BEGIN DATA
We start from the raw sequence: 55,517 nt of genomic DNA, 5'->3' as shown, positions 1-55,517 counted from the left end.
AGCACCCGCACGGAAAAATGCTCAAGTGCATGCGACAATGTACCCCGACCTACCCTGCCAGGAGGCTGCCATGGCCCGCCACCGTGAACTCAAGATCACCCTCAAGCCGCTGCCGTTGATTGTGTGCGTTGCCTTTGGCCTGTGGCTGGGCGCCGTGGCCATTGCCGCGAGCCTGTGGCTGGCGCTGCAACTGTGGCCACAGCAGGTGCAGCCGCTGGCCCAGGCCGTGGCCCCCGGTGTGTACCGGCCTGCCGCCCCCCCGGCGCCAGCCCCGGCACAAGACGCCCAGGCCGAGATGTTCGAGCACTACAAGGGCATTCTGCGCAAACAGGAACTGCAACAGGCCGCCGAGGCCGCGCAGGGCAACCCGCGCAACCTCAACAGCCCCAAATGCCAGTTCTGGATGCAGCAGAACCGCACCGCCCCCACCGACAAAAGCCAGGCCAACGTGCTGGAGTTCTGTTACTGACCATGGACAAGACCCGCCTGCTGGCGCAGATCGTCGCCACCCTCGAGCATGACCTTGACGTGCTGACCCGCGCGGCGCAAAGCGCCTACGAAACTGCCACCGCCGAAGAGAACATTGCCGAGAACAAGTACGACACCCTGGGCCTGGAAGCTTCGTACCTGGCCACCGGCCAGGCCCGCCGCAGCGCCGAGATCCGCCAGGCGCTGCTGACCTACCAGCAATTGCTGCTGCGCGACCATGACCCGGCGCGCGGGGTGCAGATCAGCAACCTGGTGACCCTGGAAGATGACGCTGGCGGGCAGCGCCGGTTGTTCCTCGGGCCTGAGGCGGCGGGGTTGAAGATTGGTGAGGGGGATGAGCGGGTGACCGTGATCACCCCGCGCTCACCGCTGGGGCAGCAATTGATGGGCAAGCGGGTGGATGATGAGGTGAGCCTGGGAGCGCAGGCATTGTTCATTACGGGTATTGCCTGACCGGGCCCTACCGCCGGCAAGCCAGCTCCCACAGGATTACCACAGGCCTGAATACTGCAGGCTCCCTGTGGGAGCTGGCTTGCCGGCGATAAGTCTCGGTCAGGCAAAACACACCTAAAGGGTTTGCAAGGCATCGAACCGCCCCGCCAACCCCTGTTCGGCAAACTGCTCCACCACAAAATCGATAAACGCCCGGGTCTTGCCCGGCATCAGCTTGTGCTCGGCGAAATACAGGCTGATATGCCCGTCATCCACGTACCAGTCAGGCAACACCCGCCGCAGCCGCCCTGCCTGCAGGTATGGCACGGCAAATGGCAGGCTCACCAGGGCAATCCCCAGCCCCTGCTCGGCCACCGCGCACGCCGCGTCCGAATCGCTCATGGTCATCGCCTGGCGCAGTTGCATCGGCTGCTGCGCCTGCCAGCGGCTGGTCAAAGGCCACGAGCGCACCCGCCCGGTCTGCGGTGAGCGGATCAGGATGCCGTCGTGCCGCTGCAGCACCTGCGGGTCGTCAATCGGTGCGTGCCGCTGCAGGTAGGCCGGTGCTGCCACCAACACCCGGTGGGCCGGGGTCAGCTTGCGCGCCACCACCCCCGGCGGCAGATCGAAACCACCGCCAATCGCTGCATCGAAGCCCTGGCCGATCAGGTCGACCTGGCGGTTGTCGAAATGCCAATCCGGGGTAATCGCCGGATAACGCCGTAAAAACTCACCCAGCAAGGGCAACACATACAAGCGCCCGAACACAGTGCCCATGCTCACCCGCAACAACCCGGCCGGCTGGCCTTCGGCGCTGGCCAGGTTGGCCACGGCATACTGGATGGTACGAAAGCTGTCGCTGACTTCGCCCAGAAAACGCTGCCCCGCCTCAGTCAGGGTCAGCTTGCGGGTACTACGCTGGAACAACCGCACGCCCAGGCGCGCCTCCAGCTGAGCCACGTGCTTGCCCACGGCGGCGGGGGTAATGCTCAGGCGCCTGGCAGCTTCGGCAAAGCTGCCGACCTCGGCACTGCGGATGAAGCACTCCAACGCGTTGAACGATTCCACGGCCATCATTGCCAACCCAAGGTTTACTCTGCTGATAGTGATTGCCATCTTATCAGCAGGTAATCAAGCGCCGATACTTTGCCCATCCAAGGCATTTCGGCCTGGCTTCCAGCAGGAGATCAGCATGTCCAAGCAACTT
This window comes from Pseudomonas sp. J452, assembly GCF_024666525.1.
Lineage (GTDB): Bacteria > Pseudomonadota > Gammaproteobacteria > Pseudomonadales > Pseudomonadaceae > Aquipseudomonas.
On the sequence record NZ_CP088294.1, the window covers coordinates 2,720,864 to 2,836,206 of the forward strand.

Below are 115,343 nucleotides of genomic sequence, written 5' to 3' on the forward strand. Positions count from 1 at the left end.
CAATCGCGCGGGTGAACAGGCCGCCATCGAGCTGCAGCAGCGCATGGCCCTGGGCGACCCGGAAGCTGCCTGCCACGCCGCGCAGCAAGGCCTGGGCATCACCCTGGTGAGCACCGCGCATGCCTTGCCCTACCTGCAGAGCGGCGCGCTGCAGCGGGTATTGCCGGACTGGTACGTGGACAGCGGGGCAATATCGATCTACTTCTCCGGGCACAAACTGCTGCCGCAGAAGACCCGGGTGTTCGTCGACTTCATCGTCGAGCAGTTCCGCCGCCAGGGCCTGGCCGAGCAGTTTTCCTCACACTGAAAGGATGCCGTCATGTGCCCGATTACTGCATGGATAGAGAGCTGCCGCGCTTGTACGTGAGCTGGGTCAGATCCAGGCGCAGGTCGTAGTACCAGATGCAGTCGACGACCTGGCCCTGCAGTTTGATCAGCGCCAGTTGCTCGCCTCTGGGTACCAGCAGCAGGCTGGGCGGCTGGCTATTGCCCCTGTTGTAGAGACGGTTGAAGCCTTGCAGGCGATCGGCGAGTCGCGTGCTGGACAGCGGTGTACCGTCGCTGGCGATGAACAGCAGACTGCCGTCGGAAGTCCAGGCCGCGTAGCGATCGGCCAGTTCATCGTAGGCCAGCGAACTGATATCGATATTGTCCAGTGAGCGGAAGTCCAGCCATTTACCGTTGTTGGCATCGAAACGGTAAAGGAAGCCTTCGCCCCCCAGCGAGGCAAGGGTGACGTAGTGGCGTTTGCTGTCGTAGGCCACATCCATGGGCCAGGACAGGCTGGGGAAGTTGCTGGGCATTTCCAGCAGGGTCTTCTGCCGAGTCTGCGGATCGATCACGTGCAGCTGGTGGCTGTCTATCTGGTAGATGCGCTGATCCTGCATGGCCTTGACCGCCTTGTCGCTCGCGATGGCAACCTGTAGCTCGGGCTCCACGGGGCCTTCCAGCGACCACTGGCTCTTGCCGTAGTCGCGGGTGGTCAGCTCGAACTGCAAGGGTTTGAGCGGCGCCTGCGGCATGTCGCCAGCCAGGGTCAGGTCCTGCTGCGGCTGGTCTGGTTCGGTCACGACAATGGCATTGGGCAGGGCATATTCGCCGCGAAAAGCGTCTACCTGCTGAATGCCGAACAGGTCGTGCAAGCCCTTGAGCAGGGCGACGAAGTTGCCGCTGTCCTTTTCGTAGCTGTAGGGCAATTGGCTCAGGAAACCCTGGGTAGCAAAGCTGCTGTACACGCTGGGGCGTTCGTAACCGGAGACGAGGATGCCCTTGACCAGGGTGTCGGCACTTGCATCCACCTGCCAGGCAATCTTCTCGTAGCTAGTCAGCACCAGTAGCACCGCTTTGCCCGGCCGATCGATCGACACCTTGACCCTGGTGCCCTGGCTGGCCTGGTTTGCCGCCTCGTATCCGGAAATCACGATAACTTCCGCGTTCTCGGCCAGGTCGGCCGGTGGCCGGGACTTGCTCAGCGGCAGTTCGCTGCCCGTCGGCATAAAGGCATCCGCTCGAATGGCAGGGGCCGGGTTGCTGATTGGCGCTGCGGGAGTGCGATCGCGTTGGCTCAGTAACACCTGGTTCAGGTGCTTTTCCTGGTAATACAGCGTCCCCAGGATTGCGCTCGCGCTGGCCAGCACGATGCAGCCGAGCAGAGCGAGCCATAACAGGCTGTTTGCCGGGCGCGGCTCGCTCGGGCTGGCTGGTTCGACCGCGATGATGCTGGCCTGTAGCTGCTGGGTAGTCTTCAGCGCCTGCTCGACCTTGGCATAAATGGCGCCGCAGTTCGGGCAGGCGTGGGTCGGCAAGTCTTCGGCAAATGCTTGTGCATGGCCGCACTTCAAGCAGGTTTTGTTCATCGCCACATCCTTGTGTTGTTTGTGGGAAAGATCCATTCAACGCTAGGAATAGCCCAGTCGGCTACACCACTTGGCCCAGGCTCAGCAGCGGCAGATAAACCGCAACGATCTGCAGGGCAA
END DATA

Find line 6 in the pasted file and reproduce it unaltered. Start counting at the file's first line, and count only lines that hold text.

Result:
Below are 115,343 nucleotides of genomic sequence, written 5' to 3' on the forward strand. Positions count from 1 at the left end.